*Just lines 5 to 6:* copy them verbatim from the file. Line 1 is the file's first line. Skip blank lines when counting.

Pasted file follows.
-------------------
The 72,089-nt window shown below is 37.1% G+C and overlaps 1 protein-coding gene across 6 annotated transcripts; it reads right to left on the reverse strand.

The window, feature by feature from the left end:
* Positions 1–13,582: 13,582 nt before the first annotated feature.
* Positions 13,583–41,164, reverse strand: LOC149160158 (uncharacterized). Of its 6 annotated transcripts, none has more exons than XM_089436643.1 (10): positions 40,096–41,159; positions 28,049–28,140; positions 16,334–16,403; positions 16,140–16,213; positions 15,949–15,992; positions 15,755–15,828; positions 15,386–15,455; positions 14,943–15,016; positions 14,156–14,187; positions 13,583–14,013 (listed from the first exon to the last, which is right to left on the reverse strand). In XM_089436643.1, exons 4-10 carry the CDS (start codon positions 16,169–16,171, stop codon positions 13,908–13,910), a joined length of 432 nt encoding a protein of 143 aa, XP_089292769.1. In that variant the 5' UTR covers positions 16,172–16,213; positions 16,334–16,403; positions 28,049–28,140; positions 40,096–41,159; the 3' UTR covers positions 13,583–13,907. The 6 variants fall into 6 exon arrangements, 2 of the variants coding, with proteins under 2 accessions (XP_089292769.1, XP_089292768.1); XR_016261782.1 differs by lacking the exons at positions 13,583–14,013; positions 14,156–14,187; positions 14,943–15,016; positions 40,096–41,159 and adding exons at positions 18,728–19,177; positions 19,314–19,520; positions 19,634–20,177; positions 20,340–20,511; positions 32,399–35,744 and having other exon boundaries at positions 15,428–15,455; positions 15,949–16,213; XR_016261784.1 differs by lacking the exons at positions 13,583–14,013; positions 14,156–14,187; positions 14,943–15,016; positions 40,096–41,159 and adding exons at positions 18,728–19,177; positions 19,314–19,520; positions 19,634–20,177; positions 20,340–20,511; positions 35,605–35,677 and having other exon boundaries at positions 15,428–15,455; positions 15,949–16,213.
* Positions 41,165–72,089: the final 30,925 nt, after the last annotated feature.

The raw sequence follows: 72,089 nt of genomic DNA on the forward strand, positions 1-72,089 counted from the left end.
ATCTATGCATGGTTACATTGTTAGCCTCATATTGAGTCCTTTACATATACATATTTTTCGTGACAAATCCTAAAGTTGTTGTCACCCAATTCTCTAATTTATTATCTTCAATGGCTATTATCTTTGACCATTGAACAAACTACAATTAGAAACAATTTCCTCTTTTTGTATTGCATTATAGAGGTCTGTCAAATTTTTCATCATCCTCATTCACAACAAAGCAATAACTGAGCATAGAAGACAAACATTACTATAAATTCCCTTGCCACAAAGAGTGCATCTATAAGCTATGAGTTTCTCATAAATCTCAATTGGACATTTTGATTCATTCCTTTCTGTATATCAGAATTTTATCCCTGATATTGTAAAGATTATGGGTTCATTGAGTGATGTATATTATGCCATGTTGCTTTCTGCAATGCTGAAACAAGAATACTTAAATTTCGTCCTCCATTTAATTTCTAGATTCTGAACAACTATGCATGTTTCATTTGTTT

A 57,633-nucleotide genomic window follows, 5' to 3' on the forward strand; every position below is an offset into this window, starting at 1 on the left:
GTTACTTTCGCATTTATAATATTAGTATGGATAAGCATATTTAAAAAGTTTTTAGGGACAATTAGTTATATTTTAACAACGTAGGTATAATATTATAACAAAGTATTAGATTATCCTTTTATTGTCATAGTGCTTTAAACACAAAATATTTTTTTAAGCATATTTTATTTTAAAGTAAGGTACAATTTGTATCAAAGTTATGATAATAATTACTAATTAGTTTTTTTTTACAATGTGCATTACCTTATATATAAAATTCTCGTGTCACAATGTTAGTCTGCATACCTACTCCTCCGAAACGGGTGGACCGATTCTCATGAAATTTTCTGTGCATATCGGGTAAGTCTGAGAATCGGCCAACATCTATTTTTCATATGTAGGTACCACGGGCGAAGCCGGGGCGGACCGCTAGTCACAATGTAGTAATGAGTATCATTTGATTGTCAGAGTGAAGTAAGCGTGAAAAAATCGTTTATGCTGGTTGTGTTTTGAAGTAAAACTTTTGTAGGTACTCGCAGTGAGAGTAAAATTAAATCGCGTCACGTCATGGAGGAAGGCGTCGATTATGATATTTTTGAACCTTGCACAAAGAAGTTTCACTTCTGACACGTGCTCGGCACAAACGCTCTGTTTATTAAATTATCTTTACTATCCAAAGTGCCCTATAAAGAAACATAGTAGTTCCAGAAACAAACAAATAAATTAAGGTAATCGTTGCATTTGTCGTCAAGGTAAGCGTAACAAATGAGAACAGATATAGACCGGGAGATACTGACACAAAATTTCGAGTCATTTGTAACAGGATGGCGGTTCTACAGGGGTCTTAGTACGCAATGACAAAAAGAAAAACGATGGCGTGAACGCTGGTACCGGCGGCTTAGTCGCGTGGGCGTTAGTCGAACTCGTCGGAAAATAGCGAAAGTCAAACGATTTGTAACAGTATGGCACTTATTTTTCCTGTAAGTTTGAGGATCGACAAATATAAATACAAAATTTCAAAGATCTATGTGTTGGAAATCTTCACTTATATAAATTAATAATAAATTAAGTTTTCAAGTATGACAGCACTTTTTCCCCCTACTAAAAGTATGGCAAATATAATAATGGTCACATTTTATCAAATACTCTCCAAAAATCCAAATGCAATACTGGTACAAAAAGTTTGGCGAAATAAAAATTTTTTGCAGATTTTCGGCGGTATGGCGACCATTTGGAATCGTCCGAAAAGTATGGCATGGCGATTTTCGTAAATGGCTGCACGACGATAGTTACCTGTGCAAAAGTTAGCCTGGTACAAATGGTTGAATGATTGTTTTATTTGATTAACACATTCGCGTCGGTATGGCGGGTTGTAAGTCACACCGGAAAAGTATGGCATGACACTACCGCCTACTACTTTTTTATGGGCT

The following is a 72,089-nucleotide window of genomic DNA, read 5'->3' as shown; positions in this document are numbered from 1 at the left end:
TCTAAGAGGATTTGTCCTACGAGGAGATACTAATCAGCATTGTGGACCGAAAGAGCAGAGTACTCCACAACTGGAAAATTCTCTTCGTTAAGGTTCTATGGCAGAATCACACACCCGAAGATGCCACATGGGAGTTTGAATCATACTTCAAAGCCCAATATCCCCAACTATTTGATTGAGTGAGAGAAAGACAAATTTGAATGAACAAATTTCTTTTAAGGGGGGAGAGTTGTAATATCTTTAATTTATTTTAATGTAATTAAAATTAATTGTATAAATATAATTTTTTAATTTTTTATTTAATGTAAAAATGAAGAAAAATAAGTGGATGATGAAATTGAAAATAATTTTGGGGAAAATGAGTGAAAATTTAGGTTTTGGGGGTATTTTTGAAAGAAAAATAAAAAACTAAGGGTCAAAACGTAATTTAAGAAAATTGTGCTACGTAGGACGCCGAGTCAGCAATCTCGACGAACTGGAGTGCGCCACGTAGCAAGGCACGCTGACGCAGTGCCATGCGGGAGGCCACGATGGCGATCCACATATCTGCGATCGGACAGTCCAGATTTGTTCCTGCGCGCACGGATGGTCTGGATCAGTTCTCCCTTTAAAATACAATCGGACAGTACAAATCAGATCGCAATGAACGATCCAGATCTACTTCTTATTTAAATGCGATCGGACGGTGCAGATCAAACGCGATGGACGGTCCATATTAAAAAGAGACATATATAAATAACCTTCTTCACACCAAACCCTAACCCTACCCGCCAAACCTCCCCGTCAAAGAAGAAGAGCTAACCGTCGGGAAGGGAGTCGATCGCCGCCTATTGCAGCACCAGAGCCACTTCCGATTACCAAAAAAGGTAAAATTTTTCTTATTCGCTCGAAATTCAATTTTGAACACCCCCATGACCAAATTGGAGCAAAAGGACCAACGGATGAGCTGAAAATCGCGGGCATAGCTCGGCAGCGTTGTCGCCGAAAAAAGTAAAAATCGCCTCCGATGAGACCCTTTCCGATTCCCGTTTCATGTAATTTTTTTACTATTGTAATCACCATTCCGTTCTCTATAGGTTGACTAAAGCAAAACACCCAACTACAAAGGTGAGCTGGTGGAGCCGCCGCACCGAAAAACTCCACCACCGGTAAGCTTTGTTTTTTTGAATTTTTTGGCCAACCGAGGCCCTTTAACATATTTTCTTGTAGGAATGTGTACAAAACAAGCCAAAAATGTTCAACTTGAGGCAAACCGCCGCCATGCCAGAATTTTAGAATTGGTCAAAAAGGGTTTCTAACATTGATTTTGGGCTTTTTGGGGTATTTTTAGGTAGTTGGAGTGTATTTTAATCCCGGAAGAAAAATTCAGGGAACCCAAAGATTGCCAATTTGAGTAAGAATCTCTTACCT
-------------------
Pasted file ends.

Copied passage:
* Positions 41,165–72,089: the final 30,925 nt, after the last annotated feature.

The raw sequence follows: 72,089 nt of genomic DNA on the forward strand, positions 1-72,089 counted from the left end.